The Story of an Old Map
Everyone loves old maps. They do a lot more than give directions. Historic maps can share what a place looked like at a certain point in time and transport us back to another era. There are some maps can do more – they can share a story as well. This is the story of a map that takes people back in time, to the City of St. Charles historic past, all the way back to its’ original plat.
A few years ago, while working at the St. Charles County Historical Society in 2010, a crinkled and faded was found. The secretary at that time, Cleta Flynn, was introducing me to some of the more reclusive collections tucked away in corners of the historic building, the City’s original Market House. Saying “if you like old maps, this large map case has a lot of interesting old ones.” I found one that was taped, creased, folded and flattened (something us archivists hate) that appeared to have not seen daylight in a hundred years – which was good for the map – but rather sad.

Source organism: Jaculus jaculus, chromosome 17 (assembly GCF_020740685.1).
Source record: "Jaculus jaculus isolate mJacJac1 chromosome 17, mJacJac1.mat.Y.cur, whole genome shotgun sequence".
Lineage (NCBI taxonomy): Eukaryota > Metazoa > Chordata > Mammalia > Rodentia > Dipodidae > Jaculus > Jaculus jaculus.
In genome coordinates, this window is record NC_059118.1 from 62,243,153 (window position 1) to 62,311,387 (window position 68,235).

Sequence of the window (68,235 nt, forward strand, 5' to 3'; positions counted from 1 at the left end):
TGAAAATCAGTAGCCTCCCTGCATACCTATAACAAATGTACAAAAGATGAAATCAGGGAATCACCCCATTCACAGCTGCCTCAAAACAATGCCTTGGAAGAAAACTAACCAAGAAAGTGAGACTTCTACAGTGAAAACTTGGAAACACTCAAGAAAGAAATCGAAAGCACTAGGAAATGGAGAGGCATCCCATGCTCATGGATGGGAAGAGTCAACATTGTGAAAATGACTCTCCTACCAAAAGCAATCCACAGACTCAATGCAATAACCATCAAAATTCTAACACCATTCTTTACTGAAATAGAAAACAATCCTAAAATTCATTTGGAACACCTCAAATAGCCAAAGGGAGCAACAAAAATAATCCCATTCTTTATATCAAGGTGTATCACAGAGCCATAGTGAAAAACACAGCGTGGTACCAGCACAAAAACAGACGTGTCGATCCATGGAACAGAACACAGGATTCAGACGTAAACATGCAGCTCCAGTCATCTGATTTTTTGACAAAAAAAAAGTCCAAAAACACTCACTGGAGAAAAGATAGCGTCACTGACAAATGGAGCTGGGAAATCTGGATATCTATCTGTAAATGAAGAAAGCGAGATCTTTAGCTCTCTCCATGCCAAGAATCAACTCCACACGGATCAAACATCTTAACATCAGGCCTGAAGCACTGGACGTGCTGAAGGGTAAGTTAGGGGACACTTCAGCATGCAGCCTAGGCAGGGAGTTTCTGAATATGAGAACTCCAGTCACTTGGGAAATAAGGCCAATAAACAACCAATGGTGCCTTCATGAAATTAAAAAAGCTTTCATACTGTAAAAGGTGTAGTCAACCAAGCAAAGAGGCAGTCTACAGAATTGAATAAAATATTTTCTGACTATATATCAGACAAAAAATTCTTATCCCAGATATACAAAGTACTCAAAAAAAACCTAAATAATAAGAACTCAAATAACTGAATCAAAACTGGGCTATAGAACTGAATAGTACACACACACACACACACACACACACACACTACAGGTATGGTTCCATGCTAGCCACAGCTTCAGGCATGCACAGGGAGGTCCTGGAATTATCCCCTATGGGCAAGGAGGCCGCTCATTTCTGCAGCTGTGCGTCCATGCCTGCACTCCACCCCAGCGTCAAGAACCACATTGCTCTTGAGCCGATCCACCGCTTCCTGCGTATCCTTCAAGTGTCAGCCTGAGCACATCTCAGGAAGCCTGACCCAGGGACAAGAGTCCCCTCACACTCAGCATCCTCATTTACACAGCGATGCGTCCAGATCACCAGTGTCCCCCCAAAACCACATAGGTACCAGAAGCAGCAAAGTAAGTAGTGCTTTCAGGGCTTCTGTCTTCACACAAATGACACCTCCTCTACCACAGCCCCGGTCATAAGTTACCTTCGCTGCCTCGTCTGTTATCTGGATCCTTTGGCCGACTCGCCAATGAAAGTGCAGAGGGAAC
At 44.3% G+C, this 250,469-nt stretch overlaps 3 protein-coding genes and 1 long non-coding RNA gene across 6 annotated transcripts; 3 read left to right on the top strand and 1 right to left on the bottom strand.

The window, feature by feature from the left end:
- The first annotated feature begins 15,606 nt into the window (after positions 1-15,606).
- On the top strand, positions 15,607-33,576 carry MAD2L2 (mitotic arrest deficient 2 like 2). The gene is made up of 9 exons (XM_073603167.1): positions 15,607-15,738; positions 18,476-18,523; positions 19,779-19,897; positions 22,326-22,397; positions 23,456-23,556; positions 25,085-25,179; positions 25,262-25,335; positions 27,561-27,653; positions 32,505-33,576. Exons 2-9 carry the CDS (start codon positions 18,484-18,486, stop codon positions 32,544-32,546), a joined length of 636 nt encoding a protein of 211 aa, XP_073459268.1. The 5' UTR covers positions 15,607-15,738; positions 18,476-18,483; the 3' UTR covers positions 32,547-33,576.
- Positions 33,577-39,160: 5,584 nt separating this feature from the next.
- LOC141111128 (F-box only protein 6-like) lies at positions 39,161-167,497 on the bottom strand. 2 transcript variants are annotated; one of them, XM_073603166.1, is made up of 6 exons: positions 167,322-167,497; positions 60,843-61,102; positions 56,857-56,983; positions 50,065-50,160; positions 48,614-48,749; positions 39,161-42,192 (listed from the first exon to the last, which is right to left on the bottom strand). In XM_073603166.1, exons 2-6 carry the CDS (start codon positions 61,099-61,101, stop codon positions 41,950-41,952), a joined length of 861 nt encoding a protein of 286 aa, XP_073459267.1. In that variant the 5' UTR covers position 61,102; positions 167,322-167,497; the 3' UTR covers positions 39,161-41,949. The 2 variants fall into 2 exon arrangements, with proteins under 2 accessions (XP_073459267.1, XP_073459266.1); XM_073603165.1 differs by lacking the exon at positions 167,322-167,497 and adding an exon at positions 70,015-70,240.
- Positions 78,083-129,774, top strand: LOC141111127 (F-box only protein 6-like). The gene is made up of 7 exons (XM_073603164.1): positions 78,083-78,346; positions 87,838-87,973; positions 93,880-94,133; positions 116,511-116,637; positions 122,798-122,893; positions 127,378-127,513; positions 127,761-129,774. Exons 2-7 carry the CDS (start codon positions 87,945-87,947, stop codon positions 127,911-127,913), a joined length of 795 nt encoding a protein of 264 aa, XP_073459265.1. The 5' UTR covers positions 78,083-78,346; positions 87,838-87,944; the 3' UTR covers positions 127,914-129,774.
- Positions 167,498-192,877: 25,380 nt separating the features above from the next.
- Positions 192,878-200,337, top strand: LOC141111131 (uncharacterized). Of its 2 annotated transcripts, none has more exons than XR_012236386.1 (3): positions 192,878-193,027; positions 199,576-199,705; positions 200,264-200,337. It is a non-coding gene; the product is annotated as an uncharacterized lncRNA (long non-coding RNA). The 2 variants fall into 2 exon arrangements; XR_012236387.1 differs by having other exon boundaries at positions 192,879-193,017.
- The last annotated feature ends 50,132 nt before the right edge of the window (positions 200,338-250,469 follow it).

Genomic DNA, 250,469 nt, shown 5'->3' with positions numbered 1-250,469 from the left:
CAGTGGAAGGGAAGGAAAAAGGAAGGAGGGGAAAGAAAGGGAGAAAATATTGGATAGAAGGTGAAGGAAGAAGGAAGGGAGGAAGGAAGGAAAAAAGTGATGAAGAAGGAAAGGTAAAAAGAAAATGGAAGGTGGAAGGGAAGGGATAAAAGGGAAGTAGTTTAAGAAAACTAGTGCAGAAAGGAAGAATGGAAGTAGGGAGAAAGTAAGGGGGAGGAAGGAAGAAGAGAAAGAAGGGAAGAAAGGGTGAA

Keeping the old map handy for the next few years, it would be used for study from time to time. Trying to unlock its secrets, the map did not appear to have any date on it, nor did it have a signature to recognize who had drawn this treasure trove of information. Realizing it was a map of St. Charles, and that it was old (which could be recognized by its ink and paper) we became determined to learn more. It was old, but just how old? And who had drawn it? And why? What was its’ purpose and who was the information for? This wasn’t a map for directions.
The map clearly laid out St. Charles as a grid of streets and cross streets, giving their names. The street names were old and historic – Barbour, Chauncey, Pike and Clay. Over the years we would pull the map out whenever a researcher needed information about early St. Charles. The names of the owners in each of these blocks became very important. It became obvious that if we were to know just when the map was made, perhaps knowing when the owners should be found on such a map, we could possibly discern a date. And so every time we were able, we used the map, taking great care.